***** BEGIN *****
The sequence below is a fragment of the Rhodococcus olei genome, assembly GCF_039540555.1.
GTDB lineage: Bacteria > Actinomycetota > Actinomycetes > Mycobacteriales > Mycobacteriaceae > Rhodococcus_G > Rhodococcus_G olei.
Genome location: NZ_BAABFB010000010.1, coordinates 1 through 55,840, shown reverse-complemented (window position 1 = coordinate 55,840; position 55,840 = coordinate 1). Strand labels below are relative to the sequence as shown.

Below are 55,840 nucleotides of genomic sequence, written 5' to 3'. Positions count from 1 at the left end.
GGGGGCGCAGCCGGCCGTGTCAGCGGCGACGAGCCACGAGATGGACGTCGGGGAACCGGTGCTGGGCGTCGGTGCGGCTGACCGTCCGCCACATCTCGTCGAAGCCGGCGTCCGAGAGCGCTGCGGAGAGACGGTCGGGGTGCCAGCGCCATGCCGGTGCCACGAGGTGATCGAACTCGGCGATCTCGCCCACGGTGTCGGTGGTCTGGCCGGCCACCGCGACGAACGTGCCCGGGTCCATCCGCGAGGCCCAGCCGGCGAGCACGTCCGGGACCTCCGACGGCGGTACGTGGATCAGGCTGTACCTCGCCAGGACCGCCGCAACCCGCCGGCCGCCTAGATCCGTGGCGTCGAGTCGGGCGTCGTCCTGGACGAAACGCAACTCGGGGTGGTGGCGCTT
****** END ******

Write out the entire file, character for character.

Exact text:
The sequence below is a fragment of the Rhodococcus olei genome, assembly GCF_039540555.1.
GTDB lineage: Bacteria > Actinomycetota > Actinomycetes > Mycobacteriales > Mycobacteriaceae > Rhodococcus_G > Rhodococcus_G olei.
Genome location: NZ_BAABFB010000010.1, coordinates 1 through 55,840, shown reverse-complemented (window position 1 = coordinate 55,840; position 55,840 = coordinate 1). Strand labels below are relative to the sequence as shown.

Below are 55,840 nucleotides of genomic sequence, written 5' to 3'. Positions count from 1 at the left end.
GGGGGCGCAGCCGGCCGTGTCAGCGGCGACGAGCCACGAGATGGACGTCGGGGAACCGGTGCTGGGCGTCGGTGCGGCTGACCGTCCGCCACATCTCGTCGAAGCCGGCGTCCGAGAGCGCTGCGGAGAGACGGTCGGGGTGCCAGCGCCATGCCGGTGCCACGAGGTGATCGAACTCGGCGATCTCGCCCACGGTGTCGGTGGTCTGGCCGGCCACCGCGACGAACGTGCCCGGGTCCATCCGCGAGGCCCAGCCGGCGAGCACGTCCGGGACCTCCGACGGCGGTACGTGGATCAGGCTGTACCTCGCCAGGACCGCCGCAACCCGCCGGCCGCCTAGATCCGTGGCGTCGAGTCGGGCGTCGTCCTGGACGAAACGCAACTCGGGGTGGTGGCGCTT